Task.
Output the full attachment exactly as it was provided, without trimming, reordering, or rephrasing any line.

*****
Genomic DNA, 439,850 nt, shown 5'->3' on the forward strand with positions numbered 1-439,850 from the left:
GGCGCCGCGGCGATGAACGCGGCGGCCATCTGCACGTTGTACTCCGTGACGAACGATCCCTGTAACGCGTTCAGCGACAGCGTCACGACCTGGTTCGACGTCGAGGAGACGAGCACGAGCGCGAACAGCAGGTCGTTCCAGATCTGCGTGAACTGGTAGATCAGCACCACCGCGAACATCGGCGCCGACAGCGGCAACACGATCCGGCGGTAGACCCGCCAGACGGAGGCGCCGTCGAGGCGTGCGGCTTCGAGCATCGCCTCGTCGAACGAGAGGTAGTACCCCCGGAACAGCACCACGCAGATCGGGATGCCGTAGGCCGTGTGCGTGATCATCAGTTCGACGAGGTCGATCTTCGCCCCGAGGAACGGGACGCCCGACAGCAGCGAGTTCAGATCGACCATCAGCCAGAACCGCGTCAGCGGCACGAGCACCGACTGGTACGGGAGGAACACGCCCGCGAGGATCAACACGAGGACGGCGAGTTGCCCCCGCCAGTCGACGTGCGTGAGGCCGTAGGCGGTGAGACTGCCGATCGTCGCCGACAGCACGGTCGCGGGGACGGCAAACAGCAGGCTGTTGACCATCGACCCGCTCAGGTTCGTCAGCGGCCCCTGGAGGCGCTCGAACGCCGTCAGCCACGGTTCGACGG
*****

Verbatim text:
Genomic DNA, 439,850 nt, shown 5'->3' on the forward strand with positions numbered 1-439,850 from the left:
GGCGCCGCGGCGATGAACGCGGCGGCCATCTGCACGTTGTACTCCGTGACGAACGATCCCTGTAACGCGTTCAGCGACAGCGTCACGACCTGGTTCGACGTCGAGGAGACGAGCACGAGCGCGAACAGCAGGTCGTTCCAGATCTGCGTGAACTGGTAGATCAGCACCACCGCGAACATCGGCGCCGACAGCGGCAACACGATCCGGCGGTAGACCCGCCAGACGGAGGCGCCGTCGAGGCGTGCGGCTTCGAGCATCGCCTCGTCGAACGAGAGGTAGTACCCCCGGAACAGCACCACGCAGATCGGGATGCCGTAGGCCGTGTGCGTGATCATCAGTTCGACGAGGTCGATCTTCGCCCCGAGGAACGGGACGCCCGACAGCAGCGAGTTCAGATCGACCATCAGCCAGAACCGCGTCAGCGGCACGAGCACCGACTGGTACGGGAGGAACACGCCCGCGAGGATCAACACGAGGACGGCGAGTTGCCCCCGCCAGTCGACGTGCGTGAGGCCGTAGGCGGTGAGACTGCCGATCGTCGCCGACAGCACGGTCGCGGGGACGGCAAACAGCAGGCTGTTGACCATCGACCCGCTCAGGTTCGTCAGCGGCCCCTGGAGGCGCTCGAACGCCGTCAGCCACGGTTCGACGG